William Vaughn was thinking of his grandmother in Michigan.
Vaughn, a 16-year-old junior at Overland High School, had just made a tour of the school cafeteria, stopping at the tables to chat with some of the guests who were rapidly filling up the room. It was after regular school hours on Sept. 13, and the visitors taking their places at tables to eat their suppers weren't Vaughn's high-school peers.
They were residents from local senior communities, neighbors of the Overland campus who'd come to celebrate one of the school's longest-running traditions. The school's Annual Senior Citizen Dinner drew dozens of guests who'd come to Overland to enjoy good food, compelling entertainment and the company of some of the school's most accomplished students.
Vaughn was one of those students, and early in the evening, his interactions with the seniors from the local community had him meditating on his own personal connections.
"It makes me think about my grandma a lot. It just reminds me of the conversations I have with her," he said, pointing to conversations about pasts and futures, recollections of lives lived and reflections on hopes for the future. "I've gotten a lot of advice about what to expect. I don't even know where to start sometimes, thinking about where I'm going to college and scholarships.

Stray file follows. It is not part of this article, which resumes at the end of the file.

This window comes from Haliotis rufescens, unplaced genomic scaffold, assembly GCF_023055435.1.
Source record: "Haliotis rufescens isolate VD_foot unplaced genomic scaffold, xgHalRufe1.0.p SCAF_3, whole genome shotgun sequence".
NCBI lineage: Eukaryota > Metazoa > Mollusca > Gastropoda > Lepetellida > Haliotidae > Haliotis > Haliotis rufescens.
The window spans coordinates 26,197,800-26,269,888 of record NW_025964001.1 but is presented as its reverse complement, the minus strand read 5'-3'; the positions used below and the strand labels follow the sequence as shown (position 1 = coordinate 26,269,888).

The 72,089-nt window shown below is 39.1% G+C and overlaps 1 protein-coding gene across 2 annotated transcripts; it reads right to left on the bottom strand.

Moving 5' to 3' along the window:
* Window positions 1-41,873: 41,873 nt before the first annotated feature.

"They have a lot of understanding and knowledge about things like that," he added.
Connecting students and seniors has been the mission of the annual Overland event since it launched 30 years ago. For the space of a single meal, residents of different ages from the same community come together to exchange perspectives. For the students, it's a valuable opportunity to glean life lessons from those with plenty of lived experience. For the seniors, it's a chance to reflect on the past and offer gems of wisdom.
This year's gathering featured live musical performances by Seniors 88, a local a capella group, as well as Overland ensembles 9 Mile Jazz and the school's jazz band. With a swinging soundtrack from the stage and a full-course meal on their tables, the guests were treated to a warm welcome. Overland "ambassadors" – students from the school's National Honor Society chapter as well as representatives from its Cheers and Poms groups – greeted arrivals as they got off their buses, led them to their tables, served refreshments and, most importantly, engaged in conversation.
"We like to remind our students that they are Overland ambassadors. They are the first thing our guests see as far as what Overland represents, so they make it their mission to leave a positive impression," said Susie Ruiz, activities assistant at the school. "This helps our kids build relationships. They're so used to being around their peers and teachers. This gives them tools to talk to people … and to understand the Overland community."
The dialogues also offered participants a chance to share viewpoints. Roxanne Smith, a resident of the Heather Gardens retirement community in Aurora, chatted with honor roll students about the future – its promise, its uncertainty and its inevitability.
"We've been there," Smith said. "I feel hope for the future after speaking with these students. I'm encouraged, and I feel very welcomed."
Gwen Skillings, another Heather Gardens resident, had simple and direct advice for the students who visited her table.
"I said, 'Enjoy your year. It really goes fast,'" Skillings said. "That was the main thing."